Businesses aren't checking up on their customers cor credit ratings and are risking bad debts as a result, says a new report from credit ratings agency Experian. Of course a credit ratings agency will have vested interests in pushing such a view forward but it's a genuine piece of bad practice. And many companies are doing it.
It's likely to be good data because the company spoke to 700 small business and found a striking 71% didn't check their customers' credit ratings before allowing them to do business. Even more surprisingly, 39% of small businesses didn't know what a credit score was.
This is the great truth about small business owners that gets withheld or bypassed in so many surveys. A handful of people get business study degrees or otherwise prepare formally for setting up by themselves but that doesn't cover the millions of starters and entrepreneurs.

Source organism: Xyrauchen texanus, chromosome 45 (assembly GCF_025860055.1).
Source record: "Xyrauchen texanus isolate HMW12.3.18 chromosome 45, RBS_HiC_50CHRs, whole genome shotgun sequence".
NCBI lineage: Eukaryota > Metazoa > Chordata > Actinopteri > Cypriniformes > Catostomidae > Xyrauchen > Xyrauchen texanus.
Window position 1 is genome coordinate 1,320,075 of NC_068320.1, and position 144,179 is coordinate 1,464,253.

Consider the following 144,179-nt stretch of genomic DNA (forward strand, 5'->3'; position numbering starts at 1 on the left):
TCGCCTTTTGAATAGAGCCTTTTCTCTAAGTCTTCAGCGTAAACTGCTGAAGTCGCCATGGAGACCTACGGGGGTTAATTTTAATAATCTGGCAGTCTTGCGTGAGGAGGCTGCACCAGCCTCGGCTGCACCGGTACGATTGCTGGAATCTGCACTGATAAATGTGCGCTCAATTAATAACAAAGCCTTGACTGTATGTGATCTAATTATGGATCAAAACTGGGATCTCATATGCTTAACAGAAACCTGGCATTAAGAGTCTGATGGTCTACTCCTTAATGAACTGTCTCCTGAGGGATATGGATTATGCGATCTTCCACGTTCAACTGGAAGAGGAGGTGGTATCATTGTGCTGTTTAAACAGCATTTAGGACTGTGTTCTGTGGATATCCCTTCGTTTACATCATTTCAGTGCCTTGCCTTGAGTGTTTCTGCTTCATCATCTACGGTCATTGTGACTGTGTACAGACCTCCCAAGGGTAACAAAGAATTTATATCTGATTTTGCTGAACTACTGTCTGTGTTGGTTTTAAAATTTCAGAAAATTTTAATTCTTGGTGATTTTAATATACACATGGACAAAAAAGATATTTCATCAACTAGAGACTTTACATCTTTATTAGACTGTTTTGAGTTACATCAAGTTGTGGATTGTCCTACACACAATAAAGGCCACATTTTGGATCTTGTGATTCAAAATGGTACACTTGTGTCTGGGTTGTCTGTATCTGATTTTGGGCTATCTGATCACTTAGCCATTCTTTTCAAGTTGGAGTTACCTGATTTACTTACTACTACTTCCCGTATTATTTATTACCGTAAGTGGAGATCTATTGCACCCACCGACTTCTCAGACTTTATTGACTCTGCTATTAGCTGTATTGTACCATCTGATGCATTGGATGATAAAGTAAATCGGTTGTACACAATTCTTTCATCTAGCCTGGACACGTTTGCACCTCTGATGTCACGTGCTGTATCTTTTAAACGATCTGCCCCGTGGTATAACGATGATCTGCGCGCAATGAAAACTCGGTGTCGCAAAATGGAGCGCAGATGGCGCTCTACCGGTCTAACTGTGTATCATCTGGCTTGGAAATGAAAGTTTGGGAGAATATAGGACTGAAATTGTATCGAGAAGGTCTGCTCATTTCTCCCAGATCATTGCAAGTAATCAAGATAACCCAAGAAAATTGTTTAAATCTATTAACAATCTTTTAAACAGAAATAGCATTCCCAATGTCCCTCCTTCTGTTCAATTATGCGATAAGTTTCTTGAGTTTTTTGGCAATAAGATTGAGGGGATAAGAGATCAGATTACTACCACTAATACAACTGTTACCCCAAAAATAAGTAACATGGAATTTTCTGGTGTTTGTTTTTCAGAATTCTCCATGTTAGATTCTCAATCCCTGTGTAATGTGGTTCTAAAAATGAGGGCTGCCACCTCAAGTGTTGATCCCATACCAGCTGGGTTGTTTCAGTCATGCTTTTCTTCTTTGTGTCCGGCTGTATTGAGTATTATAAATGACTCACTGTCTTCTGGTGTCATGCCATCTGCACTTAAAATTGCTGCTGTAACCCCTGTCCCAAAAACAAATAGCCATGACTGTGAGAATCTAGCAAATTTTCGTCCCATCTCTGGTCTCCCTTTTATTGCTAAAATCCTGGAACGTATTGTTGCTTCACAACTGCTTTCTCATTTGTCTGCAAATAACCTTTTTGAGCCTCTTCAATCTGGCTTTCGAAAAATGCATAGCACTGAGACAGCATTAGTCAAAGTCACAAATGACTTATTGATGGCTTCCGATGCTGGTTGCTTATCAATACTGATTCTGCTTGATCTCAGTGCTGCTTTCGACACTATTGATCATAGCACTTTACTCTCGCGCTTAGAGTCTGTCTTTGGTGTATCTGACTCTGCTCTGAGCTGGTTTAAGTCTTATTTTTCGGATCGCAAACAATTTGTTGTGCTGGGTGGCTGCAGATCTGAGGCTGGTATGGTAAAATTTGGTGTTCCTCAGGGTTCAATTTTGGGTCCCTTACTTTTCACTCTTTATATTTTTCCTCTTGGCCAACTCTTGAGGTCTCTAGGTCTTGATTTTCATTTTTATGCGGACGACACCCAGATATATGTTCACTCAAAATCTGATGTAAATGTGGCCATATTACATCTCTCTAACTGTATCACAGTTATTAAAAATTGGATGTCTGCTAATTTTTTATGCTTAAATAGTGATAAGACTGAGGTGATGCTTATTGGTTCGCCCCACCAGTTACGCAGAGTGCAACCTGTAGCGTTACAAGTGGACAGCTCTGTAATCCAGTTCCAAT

Most of them are doing what we call "winging it". They set up, they learn on the job and if someone is a poor credit risk they don't know anything about it. They also struggle to keep up with employment legislation and don't really know where to go for business advice, particularly since the demise of the Business Link offices.
It's this rather than any specific areas os business that needs to be addressed in the UK at the moment. Unemployment is high so a lot of people are trying to go it alone rather than sign on. I wish them every possible success. I'm concerned, though, that they're left a bit adrift when it comes to starting and then complying with good practice and current legislation.
My guess is that the credit score thing is just a symptom of a whole bunch of other stuff people don't realise they should be doing.